James Mayes

Do you trust short-links?

In Social Media, Social Recruiting on June 21, 2011 at 5:18 am

This was first written as a guest post for Louise Triance and appeared on UK Recruiter. It now joins my archive.

There’s been a little more noise recently around the use of short or vanity URLs.  I’ve had one for some time, mostly because there were some scare stories a while back about the security of the pages hiding behind these links. I figure if the link is tweeted by James Mayes, and contains the domain jmay.es – it’s pretty clear I did it intentionally and am responsible for anything behind it.  Noticing a recent rise in interest, I offered to write up a very loose guide for Louise….

  • Start with http://domai.nr/  – enter the name of your business, your personal name, your blog, etc. It will then come up with suggestions of possible short domains you might like. It’ll indicate beside each suggestion (with a green square) whether that domain might be available.  Domai.nr will help you purchase these domains if you wish – I guess affiliate marketing for domain registrars is their revenue model.
  • Buy your domain.  You can use the domai.nr recommendation above, or any number of other domain registration services. Three noticeable differences between domain registration services at this point: (a) it’s a price-competitive market (b) the ease of use of the domain management tool and (c) the level of customer service available if you need help. Like anything, you get what you pay for.  I’m very happy with the provider I currently use, but I’m not about to pitch them on someone else’s blog – so come ask me on Twitter if you’re stumped for ideas.
  • Obtain a (free) http://bitly.com/ account.  Bit.ly are one of the main url shortener services out there and are well-respected. They’ve had the capability to support personal short URL’s for a while now, but only on private beta accounts (yes, I was lucky). Now though, it’s open to all, as part of their regular free account. Create/sign in to an account, go to Settings, then down to Custom Short Domain. From here, bit.ly will talk you through the detail of verifying ownership of your main site (ownership validation).  Once done, you can use you the new shortener for both your own site, but also for any other links you wish to share.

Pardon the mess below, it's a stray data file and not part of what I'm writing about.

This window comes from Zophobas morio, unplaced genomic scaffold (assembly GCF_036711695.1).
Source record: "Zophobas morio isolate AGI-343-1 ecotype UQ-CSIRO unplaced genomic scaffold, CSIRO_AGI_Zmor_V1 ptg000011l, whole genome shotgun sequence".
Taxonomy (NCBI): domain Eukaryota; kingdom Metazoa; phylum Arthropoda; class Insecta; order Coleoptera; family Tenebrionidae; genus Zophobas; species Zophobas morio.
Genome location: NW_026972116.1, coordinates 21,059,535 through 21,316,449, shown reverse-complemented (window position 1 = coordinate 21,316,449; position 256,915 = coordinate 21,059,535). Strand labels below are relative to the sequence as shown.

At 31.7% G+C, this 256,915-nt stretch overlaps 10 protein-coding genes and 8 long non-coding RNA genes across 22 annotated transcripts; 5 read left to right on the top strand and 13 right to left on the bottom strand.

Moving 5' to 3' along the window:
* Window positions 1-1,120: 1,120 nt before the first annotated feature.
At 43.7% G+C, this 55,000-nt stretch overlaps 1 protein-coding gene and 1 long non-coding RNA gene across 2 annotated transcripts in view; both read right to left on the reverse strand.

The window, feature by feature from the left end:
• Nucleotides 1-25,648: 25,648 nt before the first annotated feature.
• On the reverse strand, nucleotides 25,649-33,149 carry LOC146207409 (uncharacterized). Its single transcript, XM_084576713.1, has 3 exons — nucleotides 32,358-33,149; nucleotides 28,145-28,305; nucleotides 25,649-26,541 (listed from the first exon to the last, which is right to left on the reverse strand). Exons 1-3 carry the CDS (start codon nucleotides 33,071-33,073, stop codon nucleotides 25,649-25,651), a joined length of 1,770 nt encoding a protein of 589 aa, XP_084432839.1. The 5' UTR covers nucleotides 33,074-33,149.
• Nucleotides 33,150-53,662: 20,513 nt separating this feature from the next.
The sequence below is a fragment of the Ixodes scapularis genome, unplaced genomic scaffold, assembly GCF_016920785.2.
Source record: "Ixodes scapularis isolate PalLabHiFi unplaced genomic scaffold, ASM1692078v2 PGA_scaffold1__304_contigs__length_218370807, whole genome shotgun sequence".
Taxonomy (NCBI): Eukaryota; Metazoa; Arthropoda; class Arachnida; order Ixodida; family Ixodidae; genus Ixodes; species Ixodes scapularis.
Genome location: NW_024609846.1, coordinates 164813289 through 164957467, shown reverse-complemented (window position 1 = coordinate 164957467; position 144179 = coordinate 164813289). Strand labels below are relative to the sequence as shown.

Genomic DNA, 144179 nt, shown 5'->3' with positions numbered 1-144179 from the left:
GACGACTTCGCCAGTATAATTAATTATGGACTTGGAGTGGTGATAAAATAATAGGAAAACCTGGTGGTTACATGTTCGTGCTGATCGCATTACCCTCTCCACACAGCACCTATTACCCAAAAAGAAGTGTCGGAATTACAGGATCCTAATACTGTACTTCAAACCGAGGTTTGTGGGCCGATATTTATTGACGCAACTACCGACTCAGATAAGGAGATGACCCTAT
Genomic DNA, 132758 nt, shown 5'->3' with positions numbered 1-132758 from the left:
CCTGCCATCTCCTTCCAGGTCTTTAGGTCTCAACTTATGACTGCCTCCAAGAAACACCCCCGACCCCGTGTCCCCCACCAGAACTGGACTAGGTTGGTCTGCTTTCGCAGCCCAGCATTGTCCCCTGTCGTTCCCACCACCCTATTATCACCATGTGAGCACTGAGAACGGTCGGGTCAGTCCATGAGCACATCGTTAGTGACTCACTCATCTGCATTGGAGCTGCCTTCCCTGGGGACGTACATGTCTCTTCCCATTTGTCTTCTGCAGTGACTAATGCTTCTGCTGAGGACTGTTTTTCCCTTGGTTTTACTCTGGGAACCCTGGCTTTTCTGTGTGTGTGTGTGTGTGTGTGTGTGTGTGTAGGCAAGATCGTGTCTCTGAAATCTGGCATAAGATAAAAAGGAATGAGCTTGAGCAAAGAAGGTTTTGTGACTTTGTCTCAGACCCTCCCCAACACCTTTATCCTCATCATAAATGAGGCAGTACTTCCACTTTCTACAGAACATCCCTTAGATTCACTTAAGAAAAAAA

So why do it? As I explained above, there’s a trust/ownership element to it. More than that though, if you choose the domain right, and other people then share or retweet it further, it can help your brand to spread.  Finally, the bit.ly analytics are pretty good. I can see not only how many times MY link has been clicked, but also how many times bit.ly has directed other traffic to that destination. By using the Chrome plug-in from bit.ly, I’m also notified by a pop-up if a link I shared starts trending – and of course, I can set thresholds on that so I can adjust sensitivity accordingly.

So, costs? Domai.nr is free, as is bit.ly – the only cost I’ve experienced in the last 6 months is in registering the actual domain.  You should note here that some countries are getting very commercial around the values of short domain names.  Mine was an early one, and thus (I think!) cost me about $20 – but a friend of mine checked out a short URL for his company name, and was quoted well over $2,000!  Those values are largely driven by the country you’re registering in – so if it seems expensive, get creative with your name/brand. If you need to know which country the domain belongs to, just Google the final couple of letters.

Finally – there are other ways. I know a couple of proud geeks who’ve enjoyed writing their own code for a personal domain shortener, rather than using bit.ly – feel free.  I use the method above because it requires nothing more than a cut n paste of HMTL code for the ownership validation described in step 3. The only limitation I’ve found is that I can’t redirect the home page too. My short-links work fine, but if you try visit jmay.es as a home page, you’ll get bit.ly – still I owe them a bit of publicity, it’s not like they charge me….!

  1. […] that of my followers. You can also use your own bit.ly account details for better analytics, your own custom URL, […]

  2. […] Bit.ly – always was good, but the enhancements this year allow for custom short-links. Instructions here. […]

  3. […] How quickly Alternion progresses past these earlier limitations, I don’t know.  Certainly though, for a product just into public beta, it looks remarkably extensive in ambition and polished in presentation.  What else does it need? Well, for me they’ve done a great job of the connectivity and they’ve nailed multi-account connections for Facebook and Twitter. I’m not yet seeing scheduling options though, or the ability for company accounts – seems a single-user product is the current aim. I’d like to use my own bit.ly account for link shortening too – read why here. […]

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